Josh Heupel had already inherited a difficult situation when taking over the Tennessee football program. The last thing he needed was four players getting suspended indefinitely due to legal issues, three of whom play key positions that are wide open in spring practice.
That’s exactly what happened, though, and it was all dating back to a drug-related incident in March. One of those players was Kaidon Salter, a four-star quarterback signee in the 2021 class and early enrollee. Salter was considered a potential favorite to win the starting job at that spot and grow with Heupel in the future.
We still don’t know all the details, but Salter was a minor at the time, so his name initially wasn’t released with the other three: Aaron Willis, Martavius French and Isaac Washington. Salter, however, was the one to first apologize to Tennessee football on Twitter, showing his maturity.
I just want to take this opportunity to apologize to my team, my coaches the Vol fans & my parents for my negative choices
I know my choices disappointed many but my end goal is to eliminate my distractions get on the field & earn my respect back #gottoKEEPmypopsPROUD#levelup pic.twitter.com/qHcrHEtYAj
— k7 (@KaidonSalter_7) April 6, 2021
Perhaps is because he is facing less charges due to him being a minor when the arrests happened, but Salter deserves credit for that apology. Even if it looks like a PR move, it’s still one nobody else has made, and it’s one he didn’t have to make.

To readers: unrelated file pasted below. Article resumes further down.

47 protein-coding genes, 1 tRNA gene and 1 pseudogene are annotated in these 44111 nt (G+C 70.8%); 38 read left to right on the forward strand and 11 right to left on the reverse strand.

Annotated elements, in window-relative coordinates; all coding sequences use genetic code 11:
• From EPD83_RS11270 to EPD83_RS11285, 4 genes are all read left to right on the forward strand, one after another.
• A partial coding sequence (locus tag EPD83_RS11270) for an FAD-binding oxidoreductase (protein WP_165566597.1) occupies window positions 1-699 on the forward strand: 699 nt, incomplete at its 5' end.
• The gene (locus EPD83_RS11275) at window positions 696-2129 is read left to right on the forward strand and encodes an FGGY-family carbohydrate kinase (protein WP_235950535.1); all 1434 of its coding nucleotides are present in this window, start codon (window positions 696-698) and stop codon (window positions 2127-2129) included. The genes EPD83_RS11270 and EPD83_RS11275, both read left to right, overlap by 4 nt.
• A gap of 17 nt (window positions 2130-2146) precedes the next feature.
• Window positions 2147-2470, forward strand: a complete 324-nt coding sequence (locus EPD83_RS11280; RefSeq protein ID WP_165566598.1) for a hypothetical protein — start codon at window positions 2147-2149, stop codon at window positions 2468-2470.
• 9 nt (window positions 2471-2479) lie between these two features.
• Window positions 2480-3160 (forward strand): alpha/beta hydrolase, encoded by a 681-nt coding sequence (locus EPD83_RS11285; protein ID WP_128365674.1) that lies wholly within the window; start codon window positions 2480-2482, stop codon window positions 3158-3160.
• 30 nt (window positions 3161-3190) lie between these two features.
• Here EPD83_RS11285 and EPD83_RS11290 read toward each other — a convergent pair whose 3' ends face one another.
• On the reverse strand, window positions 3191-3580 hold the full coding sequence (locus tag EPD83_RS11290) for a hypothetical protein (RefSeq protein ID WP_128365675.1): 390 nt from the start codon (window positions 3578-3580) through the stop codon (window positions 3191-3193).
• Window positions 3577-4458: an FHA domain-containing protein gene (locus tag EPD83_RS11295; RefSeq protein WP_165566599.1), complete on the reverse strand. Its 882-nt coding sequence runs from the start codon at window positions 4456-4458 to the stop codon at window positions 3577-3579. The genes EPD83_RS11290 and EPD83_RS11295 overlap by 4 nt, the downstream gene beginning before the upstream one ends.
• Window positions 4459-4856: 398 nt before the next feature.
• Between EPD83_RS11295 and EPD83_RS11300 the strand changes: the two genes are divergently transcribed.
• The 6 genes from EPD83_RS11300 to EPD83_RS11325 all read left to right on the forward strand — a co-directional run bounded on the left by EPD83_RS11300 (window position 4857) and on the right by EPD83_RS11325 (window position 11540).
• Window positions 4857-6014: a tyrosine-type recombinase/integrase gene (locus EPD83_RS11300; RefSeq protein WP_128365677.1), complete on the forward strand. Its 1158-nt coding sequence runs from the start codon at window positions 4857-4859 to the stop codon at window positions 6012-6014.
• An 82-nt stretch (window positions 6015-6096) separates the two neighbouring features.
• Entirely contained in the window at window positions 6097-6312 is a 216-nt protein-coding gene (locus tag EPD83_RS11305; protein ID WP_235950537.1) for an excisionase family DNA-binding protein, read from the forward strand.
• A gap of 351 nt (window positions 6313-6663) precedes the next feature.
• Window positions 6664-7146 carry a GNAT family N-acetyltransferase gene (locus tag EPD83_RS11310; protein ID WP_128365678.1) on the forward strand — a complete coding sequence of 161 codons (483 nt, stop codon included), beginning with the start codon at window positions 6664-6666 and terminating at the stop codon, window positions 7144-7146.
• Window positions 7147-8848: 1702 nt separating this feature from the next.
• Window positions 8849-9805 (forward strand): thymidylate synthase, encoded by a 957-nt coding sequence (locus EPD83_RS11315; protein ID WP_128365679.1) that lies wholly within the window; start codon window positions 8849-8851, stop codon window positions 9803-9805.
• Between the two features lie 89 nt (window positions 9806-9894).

In fact, there’s an argument that players shouldn’t have to apologize for drug arrests, depending on what the drug is. It didn’t matter to Salter, though. He recognized what he was on scholarship to do and knew apologizing was the right move.
Salter has been showing leadership skills even before he arrived on campus. He was one of the first people to publicly state his commitment to UT no matter what, saying that the struggles were just more of an opportunity for him to help rebuild the program.
Given that fact, it’s clear that Salter wouldn’t run from such issues. He could be similar to Jauan Jennings in that way. Jennings was a vocal leader who had a legal issue of his own back in the day but manned up and apologized for it before returning to the field to dominate. Salter seems to have those leadership skills, and that’s what Tennessee football needs.